Mar 10, 2011 Merry rated it really liked it
Shelves: 4-paris
Reads like a history book. The lives of the Impressionist are not as well known as their famous works of art. Learning about how they lived, their struggles, their inspiration, I found very interesting.
Jul 29, 2008 Stephanie rated it liked it
Recommends it for: historians and art history buffs
Shelves: history
This book really fleshed out the basics I had learn in all of my art history classes of both high school and college. I didn't know the extent of how entangled the lives of all the impressionist artists was. Nor, just how drama filled many of them were.
One of the best books that I have read. Sue Roe does a great job in giving crucial facts about the lives of the key members of the Impressionists group.
Tudor Ciocarlie
Aug 10, 2015 Tudor Ciocarlie rated it it was amazing
The most touching book I've read in 2015.
Feb 04, 2017 Ryan rated it liked it
I could not be more Interested in the work of these influential artists. The shear will to continue to paint through immense criticism - failed exhibition after failed exhibition - is amazing. However, I agree with Jose's review that the writing style gets in the way here. The prose is too flowery and meandering. If this were written more direct and had many (many) more illustrations, maps, and photographs - it would be more successful. Some interesting pieces to the lives of these great artists ...more
Kenneth Aubrey
Feb 02, 2017 Kenneth Aubrey rated it really liked it
This book has been sitting on my book case for a couple of years, being picked up after an impressionist exhibition at the De Young museum. It is interesting to read the hardship, the struggle of the impressionist painters; as well as the group dynamic of a collective of revolutionaries. The book is very well researched. At times, the materials might be a little dry given that the book is about the mundane daily lives of regular families albeit of some very talented artists.
Jun 23, 2016 Abby rated it really liked it
A peek into the people behind some of my favorite paintings. I'll appreciate the art so much more having read this who developed friendships by Sue Roe. I'm always amazed to learn how celebrated artists struggled early in life, if not for their whole lives. I thought the time frame covered by the book, from 1868-1888, was appropriate. It includes the formative years of the painters, leading up to their success in America. I only wish Monet had constructed his lily pond sooner, so that could be i ...more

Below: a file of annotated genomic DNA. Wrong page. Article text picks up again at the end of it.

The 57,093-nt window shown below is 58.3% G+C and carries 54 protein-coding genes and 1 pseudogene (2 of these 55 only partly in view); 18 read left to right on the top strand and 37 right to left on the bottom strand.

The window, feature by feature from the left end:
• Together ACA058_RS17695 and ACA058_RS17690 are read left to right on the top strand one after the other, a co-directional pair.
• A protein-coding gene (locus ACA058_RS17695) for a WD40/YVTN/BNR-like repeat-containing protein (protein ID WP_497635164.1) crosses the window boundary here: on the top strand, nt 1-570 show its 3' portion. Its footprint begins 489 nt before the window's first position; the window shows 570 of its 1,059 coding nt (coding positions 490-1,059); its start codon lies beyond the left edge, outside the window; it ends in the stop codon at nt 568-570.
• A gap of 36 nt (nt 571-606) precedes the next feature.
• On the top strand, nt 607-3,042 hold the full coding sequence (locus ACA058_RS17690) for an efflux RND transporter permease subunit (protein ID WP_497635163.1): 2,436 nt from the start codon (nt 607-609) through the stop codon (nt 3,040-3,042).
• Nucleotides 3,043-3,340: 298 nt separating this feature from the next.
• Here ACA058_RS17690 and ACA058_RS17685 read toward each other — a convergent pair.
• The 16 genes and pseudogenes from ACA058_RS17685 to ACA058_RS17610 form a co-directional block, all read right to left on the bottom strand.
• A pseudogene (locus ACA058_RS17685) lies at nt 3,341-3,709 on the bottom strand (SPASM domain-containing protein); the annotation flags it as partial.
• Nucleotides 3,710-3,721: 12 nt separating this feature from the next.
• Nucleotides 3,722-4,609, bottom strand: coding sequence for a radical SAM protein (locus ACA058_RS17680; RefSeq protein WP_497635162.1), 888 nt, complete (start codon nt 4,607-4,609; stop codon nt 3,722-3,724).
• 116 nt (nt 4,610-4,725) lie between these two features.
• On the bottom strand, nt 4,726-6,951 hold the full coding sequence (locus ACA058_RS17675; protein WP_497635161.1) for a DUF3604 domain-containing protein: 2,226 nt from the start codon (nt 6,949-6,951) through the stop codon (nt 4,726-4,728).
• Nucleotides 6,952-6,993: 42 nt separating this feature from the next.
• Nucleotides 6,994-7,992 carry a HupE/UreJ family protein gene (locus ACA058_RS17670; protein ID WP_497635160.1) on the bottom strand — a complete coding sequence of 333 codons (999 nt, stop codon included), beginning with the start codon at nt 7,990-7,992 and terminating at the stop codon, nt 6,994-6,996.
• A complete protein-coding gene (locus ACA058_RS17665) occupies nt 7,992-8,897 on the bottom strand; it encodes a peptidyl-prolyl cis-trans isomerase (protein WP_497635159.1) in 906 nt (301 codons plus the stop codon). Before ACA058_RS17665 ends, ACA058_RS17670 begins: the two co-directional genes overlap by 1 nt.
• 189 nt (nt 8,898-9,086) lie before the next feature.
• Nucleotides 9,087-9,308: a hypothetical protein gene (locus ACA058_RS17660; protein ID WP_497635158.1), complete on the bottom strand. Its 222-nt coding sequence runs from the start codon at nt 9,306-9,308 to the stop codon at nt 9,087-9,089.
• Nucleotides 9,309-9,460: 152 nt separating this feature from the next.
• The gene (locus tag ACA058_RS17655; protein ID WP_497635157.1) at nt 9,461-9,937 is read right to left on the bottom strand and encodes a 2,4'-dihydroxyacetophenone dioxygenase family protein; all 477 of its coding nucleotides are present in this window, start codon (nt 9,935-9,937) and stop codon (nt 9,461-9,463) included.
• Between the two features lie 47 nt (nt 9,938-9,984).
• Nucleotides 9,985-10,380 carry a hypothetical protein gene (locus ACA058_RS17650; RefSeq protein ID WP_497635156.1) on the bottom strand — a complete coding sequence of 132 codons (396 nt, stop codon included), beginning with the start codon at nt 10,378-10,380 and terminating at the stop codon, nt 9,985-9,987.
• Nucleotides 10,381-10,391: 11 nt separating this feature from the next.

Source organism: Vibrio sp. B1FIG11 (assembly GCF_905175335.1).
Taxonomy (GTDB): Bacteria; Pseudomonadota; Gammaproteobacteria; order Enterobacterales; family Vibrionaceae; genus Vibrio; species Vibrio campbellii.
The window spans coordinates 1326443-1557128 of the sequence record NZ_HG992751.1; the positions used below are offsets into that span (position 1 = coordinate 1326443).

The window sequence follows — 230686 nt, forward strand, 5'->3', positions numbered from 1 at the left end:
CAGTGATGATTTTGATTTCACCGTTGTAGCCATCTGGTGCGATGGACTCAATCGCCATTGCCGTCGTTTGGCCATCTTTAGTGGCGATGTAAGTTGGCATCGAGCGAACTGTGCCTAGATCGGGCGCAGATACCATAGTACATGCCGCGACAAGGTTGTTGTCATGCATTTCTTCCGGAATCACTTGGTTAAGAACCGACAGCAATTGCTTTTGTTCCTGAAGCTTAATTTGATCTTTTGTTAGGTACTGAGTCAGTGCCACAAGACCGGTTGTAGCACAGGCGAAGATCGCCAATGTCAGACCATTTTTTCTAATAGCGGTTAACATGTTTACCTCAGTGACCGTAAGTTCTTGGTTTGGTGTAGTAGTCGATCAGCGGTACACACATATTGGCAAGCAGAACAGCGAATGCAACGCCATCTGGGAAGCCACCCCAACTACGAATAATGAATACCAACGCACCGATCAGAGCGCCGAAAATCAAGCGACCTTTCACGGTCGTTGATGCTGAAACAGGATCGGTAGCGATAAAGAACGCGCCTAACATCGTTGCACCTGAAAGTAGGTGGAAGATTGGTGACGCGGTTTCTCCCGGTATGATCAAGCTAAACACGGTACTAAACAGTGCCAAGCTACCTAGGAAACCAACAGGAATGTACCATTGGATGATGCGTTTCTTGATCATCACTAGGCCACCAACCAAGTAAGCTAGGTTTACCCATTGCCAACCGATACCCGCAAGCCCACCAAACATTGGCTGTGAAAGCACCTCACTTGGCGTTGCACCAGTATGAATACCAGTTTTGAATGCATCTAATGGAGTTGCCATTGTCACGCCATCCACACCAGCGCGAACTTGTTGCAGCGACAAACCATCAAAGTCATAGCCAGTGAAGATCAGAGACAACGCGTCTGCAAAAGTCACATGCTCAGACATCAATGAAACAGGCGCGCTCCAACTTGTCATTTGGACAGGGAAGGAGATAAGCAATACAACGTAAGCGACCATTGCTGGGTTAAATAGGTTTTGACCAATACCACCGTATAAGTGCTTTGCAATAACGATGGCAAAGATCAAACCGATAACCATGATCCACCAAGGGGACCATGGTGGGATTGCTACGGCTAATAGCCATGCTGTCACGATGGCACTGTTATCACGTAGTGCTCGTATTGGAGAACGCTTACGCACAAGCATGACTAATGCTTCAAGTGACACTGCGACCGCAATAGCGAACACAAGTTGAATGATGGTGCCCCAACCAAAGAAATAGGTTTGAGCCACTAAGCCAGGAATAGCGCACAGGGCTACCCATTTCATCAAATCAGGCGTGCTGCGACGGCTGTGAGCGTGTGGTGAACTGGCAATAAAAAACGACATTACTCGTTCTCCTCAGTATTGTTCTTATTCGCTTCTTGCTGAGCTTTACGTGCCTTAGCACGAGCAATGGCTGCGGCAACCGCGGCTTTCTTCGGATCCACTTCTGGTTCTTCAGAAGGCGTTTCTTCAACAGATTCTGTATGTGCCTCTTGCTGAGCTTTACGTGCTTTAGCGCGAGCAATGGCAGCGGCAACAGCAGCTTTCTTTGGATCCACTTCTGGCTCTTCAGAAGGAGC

Howard Franklin
Jun 22, 2015 Howard Franklin rated it it was amazing
This work is a true treasure, like the paintings of impressionist painters who are its subject. And like the artists she chronicles, Sue Roe begins with a large blank canvas, then with a novelistic style masterfully fills it in with her subjects and their individual stories until the reader is presented with a full and satisfying group portrait.

First up is Paul Durand-Ruel, the art dealer who from 1860 to 1886 supported and nourished the impressionists economically and with steadfast encourageme
carl  theaker
Nov 27, 2013 carl theaker rated it really liked it
Recommended to carl by: Jackie Theaker
Shelves: history, artsy

Most people don't mind viewing a bit of artwork now and
then, but suggest the idea of reading 'art history' and
most folks would rather get shot in the leg.

'Priviate Lives' however reads like an enjoyable novel,
in fact it was so readable I had to check to ensure it
really was a non-fiction work.

The story follows the various characters who eventually
are known as 'The Impressionists', intially a derisive
term, from their scruffy, unknown beginnings in a rundown
Paris seemingly flooded with want-t
Mar 19, 2011 Cheryl added it
This made me really dislike Monet and really like Renoir and Pissarro, which is nice since I knew next to nothing about either of them until reading this book (other than their art). You can definitely tell the author has a bias, even though ostensibly, she is just reporting the facts. But, it is all in how you use your research and put the pieces together to tell a story. As such, it's pretty evident that she is attempting to show that Monet was not the leader of the Impressionist group as we a ...more
Nov 07, 2008 Makingamark rated it really liked it
Recommends it for: People interested in the Impressionists
This book covers a critical period for a number of the different painters who became known as the Impressionists. It's incredibly dense (I'm going to re-read it!) and covers a huge amount of detailed information in a way which speaks of comprehensive and meticulous research.

What makes this book different for me is the articulation of the various relationships between the different painters. So often books about the Impressionists tend to list them as individuals and comment on their works in th
May 07, 2010 Maura rated it liked it
Having read a couple of books that dealt with various Impressionist painters in a semi-fictionalized form (Luncheon of the Boating Party, for example), I think I enjoyed this book all the more for the "real" stories of the painters and their works. Working more or less chronologically, the book shows how a group of like-minded men and women met, became friends (or not), influenced each other's work, helped out in hard times, and contributed (or not) to the success of the whole movement. Sue Roe ...more